A simple yet powerful tool to support policy analysis and discovery for better decision-making
The STIP Compass is an initiative of the European Commission and the OECD to collect together in one place quantitative and qualitative data on national trends in science, technology and innovation (STI) policy. The portal supports the continuous monitoring and analysis of countries’ STI policies and aims to become a central platform for policy research and advice supporting government officials, analysts and scholars. Data is freely accessible following the FAIR principles (Findable, Accessible, Interoperable, and Re-usable). The STIP Compass incorporates more than 500 interactive dashboards and provides a sophisticated search tool with smart filtering that facilitates policy discovery. These interfaces allow users to seamlessly query the database to identify country policies on a wide range of STI policy issues.
USING STIP COMPASS
There are two ways to access the data in STIP Compass:
(1)Interactive dashboards for viewing the data on countries, policy themes, policy instruments, and policy target groups. STIP Compass has more than 500 interactive dashboards, each incorporating several panels with related data.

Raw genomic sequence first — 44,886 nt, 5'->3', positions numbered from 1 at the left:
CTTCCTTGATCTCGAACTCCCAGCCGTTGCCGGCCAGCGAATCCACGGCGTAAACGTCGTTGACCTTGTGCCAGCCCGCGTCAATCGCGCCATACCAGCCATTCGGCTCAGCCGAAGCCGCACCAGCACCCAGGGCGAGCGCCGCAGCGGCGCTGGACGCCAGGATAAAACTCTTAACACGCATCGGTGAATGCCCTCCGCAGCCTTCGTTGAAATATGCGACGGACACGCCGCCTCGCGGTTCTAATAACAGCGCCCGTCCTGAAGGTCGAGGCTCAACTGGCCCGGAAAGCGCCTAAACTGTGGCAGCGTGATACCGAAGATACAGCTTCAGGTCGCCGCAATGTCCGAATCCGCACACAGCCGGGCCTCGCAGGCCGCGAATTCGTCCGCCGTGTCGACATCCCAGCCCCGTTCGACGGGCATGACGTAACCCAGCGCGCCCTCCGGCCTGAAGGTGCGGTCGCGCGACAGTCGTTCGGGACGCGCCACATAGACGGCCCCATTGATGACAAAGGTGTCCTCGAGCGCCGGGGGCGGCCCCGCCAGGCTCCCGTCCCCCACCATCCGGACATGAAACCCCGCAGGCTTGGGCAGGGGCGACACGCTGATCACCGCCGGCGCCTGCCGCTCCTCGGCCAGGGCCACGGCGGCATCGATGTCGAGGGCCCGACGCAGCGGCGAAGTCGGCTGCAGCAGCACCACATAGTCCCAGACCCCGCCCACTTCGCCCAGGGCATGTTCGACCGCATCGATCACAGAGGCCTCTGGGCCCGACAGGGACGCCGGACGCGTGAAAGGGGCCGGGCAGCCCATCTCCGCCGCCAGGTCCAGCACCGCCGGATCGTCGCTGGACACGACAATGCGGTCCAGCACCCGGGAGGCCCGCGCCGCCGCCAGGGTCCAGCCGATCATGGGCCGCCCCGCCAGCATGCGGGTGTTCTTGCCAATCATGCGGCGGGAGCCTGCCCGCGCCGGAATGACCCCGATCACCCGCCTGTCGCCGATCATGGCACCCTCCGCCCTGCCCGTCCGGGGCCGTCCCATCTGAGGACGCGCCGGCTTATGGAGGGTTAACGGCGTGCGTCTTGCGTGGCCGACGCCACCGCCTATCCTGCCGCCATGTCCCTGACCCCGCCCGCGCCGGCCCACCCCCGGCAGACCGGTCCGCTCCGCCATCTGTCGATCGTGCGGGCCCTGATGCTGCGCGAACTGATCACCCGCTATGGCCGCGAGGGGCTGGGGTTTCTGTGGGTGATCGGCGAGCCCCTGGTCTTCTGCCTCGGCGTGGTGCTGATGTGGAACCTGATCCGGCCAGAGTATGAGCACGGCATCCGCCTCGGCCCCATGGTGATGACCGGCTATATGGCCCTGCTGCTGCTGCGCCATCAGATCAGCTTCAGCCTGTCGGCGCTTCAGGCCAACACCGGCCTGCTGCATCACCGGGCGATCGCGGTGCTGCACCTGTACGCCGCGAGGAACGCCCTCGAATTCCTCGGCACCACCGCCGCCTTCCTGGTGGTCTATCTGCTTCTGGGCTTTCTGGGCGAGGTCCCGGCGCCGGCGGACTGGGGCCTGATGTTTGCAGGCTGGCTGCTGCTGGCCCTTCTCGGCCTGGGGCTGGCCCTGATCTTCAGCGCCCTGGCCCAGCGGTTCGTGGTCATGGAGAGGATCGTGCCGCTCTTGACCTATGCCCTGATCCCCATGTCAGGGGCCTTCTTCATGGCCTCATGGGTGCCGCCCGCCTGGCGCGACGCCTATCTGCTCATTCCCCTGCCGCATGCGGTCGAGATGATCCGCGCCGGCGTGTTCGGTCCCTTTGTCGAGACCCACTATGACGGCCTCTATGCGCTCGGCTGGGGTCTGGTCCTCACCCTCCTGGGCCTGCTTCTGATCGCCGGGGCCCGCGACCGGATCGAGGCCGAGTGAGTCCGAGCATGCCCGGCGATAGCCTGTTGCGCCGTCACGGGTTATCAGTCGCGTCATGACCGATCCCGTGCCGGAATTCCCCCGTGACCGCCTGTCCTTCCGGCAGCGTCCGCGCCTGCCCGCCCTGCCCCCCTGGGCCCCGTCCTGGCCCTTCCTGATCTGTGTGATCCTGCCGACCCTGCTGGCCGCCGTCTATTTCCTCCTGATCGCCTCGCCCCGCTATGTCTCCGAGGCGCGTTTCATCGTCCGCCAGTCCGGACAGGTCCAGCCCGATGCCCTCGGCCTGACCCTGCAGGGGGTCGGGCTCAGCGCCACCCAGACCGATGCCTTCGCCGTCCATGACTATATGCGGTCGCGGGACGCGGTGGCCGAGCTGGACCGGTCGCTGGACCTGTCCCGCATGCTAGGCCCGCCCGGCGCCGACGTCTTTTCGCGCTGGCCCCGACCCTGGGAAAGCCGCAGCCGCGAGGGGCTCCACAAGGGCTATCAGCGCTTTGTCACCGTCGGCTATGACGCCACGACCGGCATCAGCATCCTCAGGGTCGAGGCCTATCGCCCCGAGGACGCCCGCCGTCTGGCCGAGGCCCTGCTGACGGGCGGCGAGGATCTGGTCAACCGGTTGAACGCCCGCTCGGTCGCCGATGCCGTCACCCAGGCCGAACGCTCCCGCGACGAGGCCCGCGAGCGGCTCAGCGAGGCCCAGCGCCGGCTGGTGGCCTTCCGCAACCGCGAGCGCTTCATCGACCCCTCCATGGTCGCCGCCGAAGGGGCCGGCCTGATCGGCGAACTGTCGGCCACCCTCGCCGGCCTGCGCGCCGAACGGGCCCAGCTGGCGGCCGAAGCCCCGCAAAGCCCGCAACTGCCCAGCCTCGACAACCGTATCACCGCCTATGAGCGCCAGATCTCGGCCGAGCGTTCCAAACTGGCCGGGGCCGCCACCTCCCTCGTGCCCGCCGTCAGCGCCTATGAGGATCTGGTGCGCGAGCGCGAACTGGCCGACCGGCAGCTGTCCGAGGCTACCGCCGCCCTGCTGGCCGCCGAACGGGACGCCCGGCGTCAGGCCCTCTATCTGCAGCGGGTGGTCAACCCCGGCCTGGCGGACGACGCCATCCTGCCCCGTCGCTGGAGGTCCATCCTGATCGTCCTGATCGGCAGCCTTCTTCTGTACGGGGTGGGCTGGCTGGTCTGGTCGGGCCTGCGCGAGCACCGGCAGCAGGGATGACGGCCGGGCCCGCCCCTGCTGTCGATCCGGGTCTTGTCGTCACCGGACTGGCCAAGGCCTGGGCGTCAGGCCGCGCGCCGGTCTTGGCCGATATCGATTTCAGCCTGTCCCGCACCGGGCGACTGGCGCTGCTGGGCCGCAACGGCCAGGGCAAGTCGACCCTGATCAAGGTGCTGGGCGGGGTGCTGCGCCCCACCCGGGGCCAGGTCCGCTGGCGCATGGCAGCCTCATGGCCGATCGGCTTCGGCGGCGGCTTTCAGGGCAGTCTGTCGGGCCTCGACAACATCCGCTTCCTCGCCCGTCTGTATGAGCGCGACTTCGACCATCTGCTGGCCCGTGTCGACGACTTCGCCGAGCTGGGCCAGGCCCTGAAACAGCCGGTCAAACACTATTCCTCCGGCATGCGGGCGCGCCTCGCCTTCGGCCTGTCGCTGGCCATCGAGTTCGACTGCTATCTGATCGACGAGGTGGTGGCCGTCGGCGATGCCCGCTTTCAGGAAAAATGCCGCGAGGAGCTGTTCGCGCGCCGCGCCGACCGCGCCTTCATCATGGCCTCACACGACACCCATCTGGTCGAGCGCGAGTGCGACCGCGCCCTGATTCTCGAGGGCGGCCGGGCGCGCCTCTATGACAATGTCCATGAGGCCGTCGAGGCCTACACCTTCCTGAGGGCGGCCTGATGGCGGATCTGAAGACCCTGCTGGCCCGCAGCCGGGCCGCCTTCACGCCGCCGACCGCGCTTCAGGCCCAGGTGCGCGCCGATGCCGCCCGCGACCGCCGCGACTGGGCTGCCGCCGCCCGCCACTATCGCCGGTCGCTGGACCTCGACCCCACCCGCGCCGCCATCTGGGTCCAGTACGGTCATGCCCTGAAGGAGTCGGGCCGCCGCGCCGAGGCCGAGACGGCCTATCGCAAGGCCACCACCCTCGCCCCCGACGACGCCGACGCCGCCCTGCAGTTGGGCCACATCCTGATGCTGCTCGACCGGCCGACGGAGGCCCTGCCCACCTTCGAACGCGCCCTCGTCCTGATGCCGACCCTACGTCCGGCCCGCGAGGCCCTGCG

(2)Policy explorer for searching the data, using keywords and refinement criteria.
The STI policy analysis community can also analyse the data to answer its own questions. The EC and OECD are committed to open data access and have made the 2017 EC-OECD STI Policy survey data available in Excel and in machine readable format. Since the EC and OECD are updating the dataset on a continuous basis, new versions will be regularly posted. The data model used to structure STIP Compass can also be viewed here and reused in other information management systems using this machine readable format.
Open data should be reused responsibly, and users should exercise care when using the 2017 EC-OECD STI Policy survey dataset. The data consists of self-reported descriptions of (mostly) national STI policy initiatives, collected through the biennial EC-OECD STI Policy survey of (mostly) government ministries. While the EC and OECD strive towards a harmonised approach for reporting policy initiatives, countries still vary in the ways they report their STI policies. Some countries have provided complete and detailed information on their policy initiatives, others less so. This is essential to keep in mind when doing cross-country comparisons. Care should also be exercised when interpreting the data. For example, what meaning should be given to the fact that one country uses twice as many policy initiatives than another to address the same policy theme? Does it mean the countries vary in the policy attention they give to the policy theme? Or does it mean one country is more efficient than the other in addressing the policy theme? Such questions are difficult to answer even with detailed research and certainly cannot be answered using the STIP Compass dataset alone.